Social media and the polluted waters of public discourse

Author Jon Ronson reminds us that there is nothing funny about public shaming, writes Ali Khaled

Social media, according to Emirati social commentator Sultan Al Qassemi, is a completely “new animal”, one whose impact on people’s lives is still massively underestimated.
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Jon Ronson is telling the story of Justine Sacco, the woman who on December 20, 2013 boarded a flight in London as a complete unknown, and landed in Cape Town as public enemy number one after posting an offensive tweet about Aids.

“On Twitter that night we were like toddlers crawling towards a gun,” said Ronson, author of the book So You’ve Been Publicly Shamed, addressing an audience at the Emirates Festival of Literature. “She was arrested, tried and convicted before she even knew there was a trial.”

Ms Sacco’s story has became a cautionary tale for our times, synonymous with the modern day phenomenon of online public shaming.

“Later I asked Sam Biddle [the journalist who spread the offending tweet] how it felt to start the onslaught on Justine Sacco,” Ronson said. “He said it felt ‘delicious’, and then he said ‘I’m sure she’s fine now’. But she wasn’t fine.”

A certain Donald Trump even tweeted his disgust. “We have a Twitter troll as a president,” Ronson said, prompting laughter.

But Ronson, in conversation with Emirati social commentator Sultan Al Qassemi, reminds us there is nothing funny about the consequences of public shaming – or the motives behind it.

“You know what this is? This is misogyny wrapped up in the warm glow of self-righteousness,” he said of the attacks on Ms Sacco.

“Everyone thought they knew everything about Justine from that one Tweet, which is ridiculous,” he added. “This is one of the problems with social media, it is creating a world of magnificent heroes or sickening villains, it’s a stage for constant artificial high dramas.”

Public shaming knows no boundaries, geographical or cultural. In the aftermath of the Istanbul attacks in the early hours of New Year’s Day, Muslim victims, to the horror of their grieving families, were shamed for the perceived crime of being at a nightclub. Extremists on social media went as far as to say the victims deserved their fate for being in the presence of alcohol.

Al Qassemi called the abuse “completely unacceptable, completely inaccurate”. The nightclub where the shooting took place is an establishment that caters to families as well as young revellers.

“Even if they were in a club, they cannot judge people on this context,” he later told The National, “You don’t judge an individual’s entire life based on a choice they made on a specific day.”

“For these individuals it could have a traumatic impact on their lives and could lead to suicide,” Al Qassemi said. “So we have to be very careful what we say, not only about the individuals who died, but also their families.”

Al Qassemi identifies himself as “a libertarian, a liberal person” and insists that people deserve the right to live their lives without judgment, be it from conservatives or liberals.

“I would not go to restaurants that would not allow women in the hijab, for example,” he said. “This is something that I take a moral stand against. It happened to me a couple of times in the Middle East. I think women in the hijab have the right to eat anywhere. So you can’t say ‘this is a woman in the hijab. What is she doing in that club?’ Maybe her friends went, why shouldn’t she go, it’s just music.”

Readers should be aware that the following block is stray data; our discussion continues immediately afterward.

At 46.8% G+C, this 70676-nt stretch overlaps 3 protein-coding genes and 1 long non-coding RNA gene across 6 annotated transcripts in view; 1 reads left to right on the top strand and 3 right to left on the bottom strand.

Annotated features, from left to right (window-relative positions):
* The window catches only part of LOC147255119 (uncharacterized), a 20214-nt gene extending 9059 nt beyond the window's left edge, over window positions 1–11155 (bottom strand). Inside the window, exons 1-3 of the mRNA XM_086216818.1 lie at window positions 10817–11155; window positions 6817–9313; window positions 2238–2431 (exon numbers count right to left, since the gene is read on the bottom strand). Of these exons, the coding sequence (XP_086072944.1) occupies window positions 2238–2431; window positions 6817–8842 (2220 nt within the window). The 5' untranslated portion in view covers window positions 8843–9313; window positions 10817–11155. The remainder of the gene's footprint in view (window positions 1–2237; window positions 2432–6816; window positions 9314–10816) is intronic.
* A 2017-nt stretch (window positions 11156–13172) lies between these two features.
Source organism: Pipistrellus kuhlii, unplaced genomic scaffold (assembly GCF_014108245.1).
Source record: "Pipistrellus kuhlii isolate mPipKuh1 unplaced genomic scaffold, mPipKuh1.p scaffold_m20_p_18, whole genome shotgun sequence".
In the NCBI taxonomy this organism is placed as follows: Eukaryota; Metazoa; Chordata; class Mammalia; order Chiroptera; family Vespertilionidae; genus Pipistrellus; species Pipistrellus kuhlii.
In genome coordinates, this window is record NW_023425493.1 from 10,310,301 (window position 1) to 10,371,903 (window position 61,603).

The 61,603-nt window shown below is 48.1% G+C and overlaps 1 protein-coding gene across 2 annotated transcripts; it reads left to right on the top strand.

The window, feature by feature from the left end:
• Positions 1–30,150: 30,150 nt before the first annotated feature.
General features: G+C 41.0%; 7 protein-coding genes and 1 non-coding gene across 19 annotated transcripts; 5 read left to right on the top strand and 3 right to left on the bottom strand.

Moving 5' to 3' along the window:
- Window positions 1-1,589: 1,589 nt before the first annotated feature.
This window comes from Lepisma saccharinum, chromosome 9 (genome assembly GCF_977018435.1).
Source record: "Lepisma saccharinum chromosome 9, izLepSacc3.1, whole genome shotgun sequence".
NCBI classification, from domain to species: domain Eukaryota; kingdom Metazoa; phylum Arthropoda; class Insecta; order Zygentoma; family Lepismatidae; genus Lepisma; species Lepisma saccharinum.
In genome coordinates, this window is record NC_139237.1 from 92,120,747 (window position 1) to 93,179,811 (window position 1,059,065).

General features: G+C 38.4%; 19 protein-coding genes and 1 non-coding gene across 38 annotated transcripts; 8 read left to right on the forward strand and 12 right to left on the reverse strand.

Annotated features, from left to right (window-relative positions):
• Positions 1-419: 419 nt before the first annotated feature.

Social media, according to Al Qassemi, is a completely “new animal”, one whose impact on people’s lives is still massively underestimated.

With a Twitter following of more than 490,000, Al Qassemi is no stranger to online criticism himself. In 2013 he wrote a now famous essay for Al Monitor titled “Thriving Gulf Cities Emerge as New Centres of Arab World”, in which he stated his belief that Abu Dhabi, Dubai and Doha are now replacing the historical Arab capitals of Cairo, Beirut, Baghdad and Damascus as centres of culture. It earned him rebukes from traditionalists and outright abuse from trolls.

“I want to embrace the criticism, I know I’m a public figure, and I’ve developed a thick skin, and so I have adapted to it. But somebody like Justine Sacco who’s never been in the public domain before, they don’t know how to deal with it. But I do, I take it in my stride and I incorporate it in my talks.”

Ronson, too, believes that calling for a ban on public shaming is over the top. If done right, and against appropriate targets, it remains a useful tool.

However, Ronson says that though public shamers eventually move on to new targets, it is often, tragically, too late.

“I know several stories where the person killed themselves,” he said. “And of course when somebody commits suicide at our hands, do we pose for self-reflection? No, we go totally silent and pretend that it didn’t happen and carry on. We are constantly convincing ourselves that the bad things we do aren’t bad.”

Al Qassemi reminded Ronson of a memorable line he used a few years ago: “Facebook is where you lie to your friends, Twitter is where you tell the truth to strangers.”

The author no longer believes this to be true.

“That’s the early days of Twitter when people could be unselfconscious and voiceless people had a voice, and it was like the Garden of Eden,” he said. “It’s like we learnt nothing from Animal Farm. Twitter was this great unselfconscious place where people could be themselves and admit shameful secrets about themselves. But from this Garden of Eden grew this.”

“We all polluted the waters.”

Ali Khaled is a freelance writer and editor in Dubai

On Twitter: @AliKhaled_